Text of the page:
The Social and Economic Impact of Gambling


Gambling involves placing a wager on an event with the hope of winning something of value. It is a risky activity and can have negative impacts on gamblers, their families and the wider community. However, there is also evidence of positive social and economic effects.

Many people who gamble are able to stop gambling and lead fulfilling lives, but for others it becomes a problem. If you are concerned about a loved one’s addiction to gambling, it is important to talk openly with them and support them to seek help. There are many treatment options available for problem gamblers, including individual and group therapy sessions, self-help programs and medication. You can find out more about these treatment options here.

Identifying gambling triggers is a good way to help you reduce your compulsive behaviour. This can include identifying people and places that make you want to gamble, such as the friend who regularly goes to a casino with you or your favourite gambling site. It is also important to identify any unhealthy thinking patterns, such as the illusion of control and irrational beliefs, which can increase your vulnerability to gambling.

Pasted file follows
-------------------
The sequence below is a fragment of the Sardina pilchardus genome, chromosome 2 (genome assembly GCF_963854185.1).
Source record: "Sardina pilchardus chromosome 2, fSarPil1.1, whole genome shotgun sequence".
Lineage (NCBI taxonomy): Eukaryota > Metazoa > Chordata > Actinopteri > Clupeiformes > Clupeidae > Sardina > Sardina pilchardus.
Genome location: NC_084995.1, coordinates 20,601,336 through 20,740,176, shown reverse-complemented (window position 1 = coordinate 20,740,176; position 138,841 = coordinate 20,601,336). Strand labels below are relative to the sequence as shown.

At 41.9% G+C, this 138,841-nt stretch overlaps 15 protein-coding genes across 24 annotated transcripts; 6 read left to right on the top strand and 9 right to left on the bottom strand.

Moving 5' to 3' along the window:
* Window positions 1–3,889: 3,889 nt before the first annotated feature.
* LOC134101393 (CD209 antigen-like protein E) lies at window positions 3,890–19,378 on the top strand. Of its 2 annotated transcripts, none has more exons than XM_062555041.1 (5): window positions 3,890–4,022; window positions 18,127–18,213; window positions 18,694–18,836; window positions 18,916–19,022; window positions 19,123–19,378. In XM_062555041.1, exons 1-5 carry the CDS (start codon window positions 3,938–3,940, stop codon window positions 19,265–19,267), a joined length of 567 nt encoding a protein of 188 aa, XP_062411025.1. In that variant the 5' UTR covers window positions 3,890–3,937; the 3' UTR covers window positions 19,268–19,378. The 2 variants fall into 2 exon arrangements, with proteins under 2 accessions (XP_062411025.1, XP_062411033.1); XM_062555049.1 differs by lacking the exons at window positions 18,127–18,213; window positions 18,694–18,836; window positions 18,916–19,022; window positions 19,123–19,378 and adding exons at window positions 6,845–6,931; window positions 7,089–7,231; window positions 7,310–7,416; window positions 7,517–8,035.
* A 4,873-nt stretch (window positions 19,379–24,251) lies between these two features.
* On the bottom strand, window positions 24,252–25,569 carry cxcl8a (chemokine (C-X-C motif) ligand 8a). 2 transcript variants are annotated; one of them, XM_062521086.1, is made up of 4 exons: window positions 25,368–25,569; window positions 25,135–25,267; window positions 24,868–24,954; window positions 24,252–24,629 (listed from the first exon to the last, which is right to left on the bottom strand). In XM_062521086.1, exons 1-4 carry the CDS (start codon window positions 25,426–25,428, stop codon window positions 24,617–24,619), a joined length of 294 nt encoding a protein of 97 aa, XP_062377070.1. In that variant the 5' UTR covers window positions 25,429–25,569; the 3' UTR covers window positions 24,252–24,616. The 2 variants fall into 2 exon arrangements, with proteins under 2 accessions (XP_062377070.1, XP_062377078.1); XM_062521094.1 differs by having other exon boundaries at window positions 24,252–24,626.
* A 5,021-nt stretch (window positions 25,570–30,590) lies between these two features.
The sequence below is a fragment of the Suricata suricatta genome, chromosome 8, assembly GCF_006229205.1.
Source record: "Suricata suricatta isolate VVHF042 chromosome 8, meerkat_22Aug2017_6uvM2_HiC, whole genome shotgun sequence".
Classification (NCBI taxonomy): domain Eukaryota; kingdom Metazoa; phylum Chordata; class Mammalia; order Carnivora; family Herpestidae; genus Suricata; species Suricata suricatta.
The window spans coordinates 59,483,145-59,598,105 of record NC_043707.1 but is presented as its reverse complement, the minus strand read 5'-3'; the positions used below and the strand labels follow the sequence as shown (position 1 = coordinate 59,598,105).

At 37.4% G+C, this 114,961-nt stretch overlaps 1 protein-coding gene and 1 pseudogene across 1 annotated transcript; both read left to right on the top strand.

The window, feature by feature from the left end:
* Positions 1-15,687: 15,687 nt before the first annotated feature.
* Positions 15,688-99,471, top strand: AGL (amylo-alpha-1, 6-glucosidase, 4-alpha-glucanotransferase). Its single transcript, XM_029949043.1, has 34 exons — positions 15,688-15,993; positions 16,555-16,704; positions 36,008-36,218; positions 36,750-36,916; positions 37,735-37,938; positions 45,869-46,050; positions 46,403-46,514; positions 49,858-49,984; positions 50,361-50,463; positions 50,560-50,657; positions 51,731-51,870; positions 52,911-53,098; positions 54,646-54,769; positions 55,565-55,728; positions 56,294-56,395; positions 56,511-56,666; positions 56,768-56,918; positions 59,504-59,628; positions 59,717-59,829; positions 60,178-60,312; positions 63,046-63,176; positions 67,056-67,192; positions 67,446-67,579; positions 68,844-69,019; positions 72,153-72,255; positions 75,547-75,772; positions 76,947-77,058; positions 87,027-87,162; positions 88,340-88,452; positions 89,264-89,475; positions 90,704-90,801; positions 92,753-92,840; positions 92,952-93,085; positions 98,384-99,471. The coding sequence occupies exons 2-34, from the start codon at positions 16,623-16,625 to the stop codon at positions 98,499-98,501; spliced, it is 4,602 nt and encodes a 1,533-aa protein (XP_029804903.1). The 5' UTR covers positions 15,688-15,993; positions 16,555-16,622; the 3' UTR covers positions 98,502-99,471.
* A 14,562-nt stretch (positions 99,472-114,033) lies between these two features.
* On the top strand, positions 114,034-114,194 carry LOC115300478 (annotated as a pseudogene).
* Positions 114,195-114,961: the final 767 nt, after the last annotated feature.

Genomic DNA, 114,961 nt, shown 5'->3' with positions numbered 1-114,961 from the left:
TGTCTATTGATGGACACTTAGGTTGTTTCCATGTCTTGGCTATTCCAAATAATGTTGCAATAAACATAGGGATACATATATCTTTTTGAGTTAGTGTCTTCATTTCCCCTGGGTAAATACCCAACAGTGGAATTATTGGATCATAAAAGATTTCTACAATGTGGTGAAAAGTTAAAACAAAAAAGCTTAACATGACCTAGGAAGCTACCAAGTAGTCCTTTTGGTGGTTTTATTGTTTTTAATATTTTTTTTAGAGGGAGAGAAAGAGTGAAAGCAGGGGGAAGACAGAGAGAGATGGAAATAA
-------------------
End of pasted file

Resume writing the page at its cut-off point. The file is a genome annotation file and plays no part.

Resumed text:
While there is no definitive answer as to why some people develop a gambling problem, it is often associated with stress and other mental health issues. It is important to seek help for these underlying issues at the same time as dealing with your gambling problems.

The social impact of gambling has been studied through surveys and case studies, but longitudinal research has been difficult to mount. There are a number of practical and logistical barriers to longitudinal research, including funding requirements for a multiyear commitment; difficulties with maintaining research team continuity and obtaining consistent and valid data over a long period of time; and the fact that gambling is a complex phenomenon that changes over time.

Many people who have a gambling problem are reluctant to admit that they have a problem, so it is important to keep the lines of communication open and listen to them. It is also important to avoid judging them, as they may feel betrayed by friends who have told them that they have a problem and have resorted to hiding their gambling activities.

Keeping your own finances separate from those of a family member with a gambling problem can be helpful, especially if you are linked by credit cards or rental agreements. This can help protect your credit score and allow you to seek professional help for your family member if necessary.

It can be tempting to try and ‘win back’ money that you have lost, but this rarely works. It is best to view gambling as a form of entertainment, similar to going to the cinema, and only gamble with money that you can afford to lose. It is also a good idea to set yourself a budget for this purpose and stick to it.